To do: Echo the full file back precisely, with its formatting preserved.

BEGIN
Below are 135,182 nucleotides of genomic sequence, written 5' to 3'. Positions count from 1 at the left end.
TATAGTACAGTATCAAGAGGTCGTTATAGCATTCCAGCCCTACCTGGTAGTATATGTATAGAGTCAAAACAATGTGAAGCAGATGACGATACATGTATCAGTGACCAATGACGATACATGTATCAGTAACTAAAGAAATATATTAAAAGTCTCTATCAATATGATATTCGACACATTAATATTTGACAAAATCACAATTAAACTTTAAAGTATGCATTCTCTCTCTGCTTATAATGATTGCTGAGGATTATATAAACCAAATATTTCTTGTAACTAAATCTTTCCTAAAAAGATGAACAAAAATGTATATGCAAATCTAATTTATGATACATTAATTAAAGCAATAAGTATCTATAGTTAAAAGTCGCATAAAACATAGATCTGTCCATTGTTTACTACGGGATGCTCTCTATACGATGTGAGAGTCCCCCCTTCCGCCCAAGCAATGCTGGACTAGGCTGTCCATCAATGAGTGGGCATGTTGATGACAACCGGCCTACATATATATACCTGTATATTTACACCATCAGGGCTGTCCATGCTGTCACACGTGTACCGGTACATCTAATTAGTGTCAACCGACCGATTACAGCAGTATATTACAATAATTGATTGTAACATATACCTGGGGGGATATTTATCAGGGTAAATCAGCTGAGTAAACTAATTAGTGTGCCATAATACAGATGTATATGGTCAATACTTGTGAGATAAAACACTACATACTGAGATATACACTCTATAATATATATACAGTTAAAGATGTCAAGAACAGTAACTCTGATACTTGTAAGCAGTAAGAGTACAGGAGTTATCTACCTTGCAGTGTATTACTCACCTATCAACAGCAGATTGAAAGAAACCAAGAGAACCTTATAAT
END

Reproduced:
Below are 135,182 nucleotides of genomic sequence, written 5' to 3'. Positions count from 1 at the left end.
TATAGTACAGTATCAAGAGGTCGTTATAGCATTCCAGCCCTACCTGGTAGTATATGTATAGAGTCAAAACAATGTGAAGCAGATGACGATACATGTATCAGTGACCAATGACGATACATGTATCAGTAACTAAAGAAATATATTAAAAGTCTCTATCAATATGATATTCGACACATTAATATTTGACAAAATCACAATTAAACTTTAAAGTATGCATTCTCTCTCTGCTTATAATGATTGCTGAGGATTATATAAACCAAATATTTCTTGTAACTAAATCTTTCCTAAAAAGATGAACAAAAATGTATATGCAAATCTAATTTATGATACATTAATTAAAGCAATAAGTATCTATAGTTAAAAGTCGCATAAAACATAGATCTGTCCATTGTTTACTACGGGATGCTCTCTATACGATGTGAGAGTCCCCCCTTCCGCCCAAGCAATGCTGGACTAGGCTGTCCATCAATGAGTGGGCATGTTGATGACAACCGGCCTACATATATATACCTGTATATTTACACCATCAGGGCTGTCCATGCTGTCACACGTGTACCGGTACATCTAATTAGTGTCAACCGACCGATTACAGCAGTATATTACAATAATTGATTGTAACATATACCTGGGGGGATATTTATCAGGGTAAATCAGCTGAGTAAACTAATTAGTGTGCCATAATACAGATGTATATGGTCAATACTTGTGAGATAAAACACTACATACTGAGATATACACTCTATAATATATATACAGTTAAAGATGTCAAGAACAGTAACTCTGATACTTGTAAGCAGTAAGAGTACAGGAGTTATCTACCTTGCAGTGTATTACTCACCTATCAACAGCAGATTGAAAGAAACCAAGAGAACCTTATAAT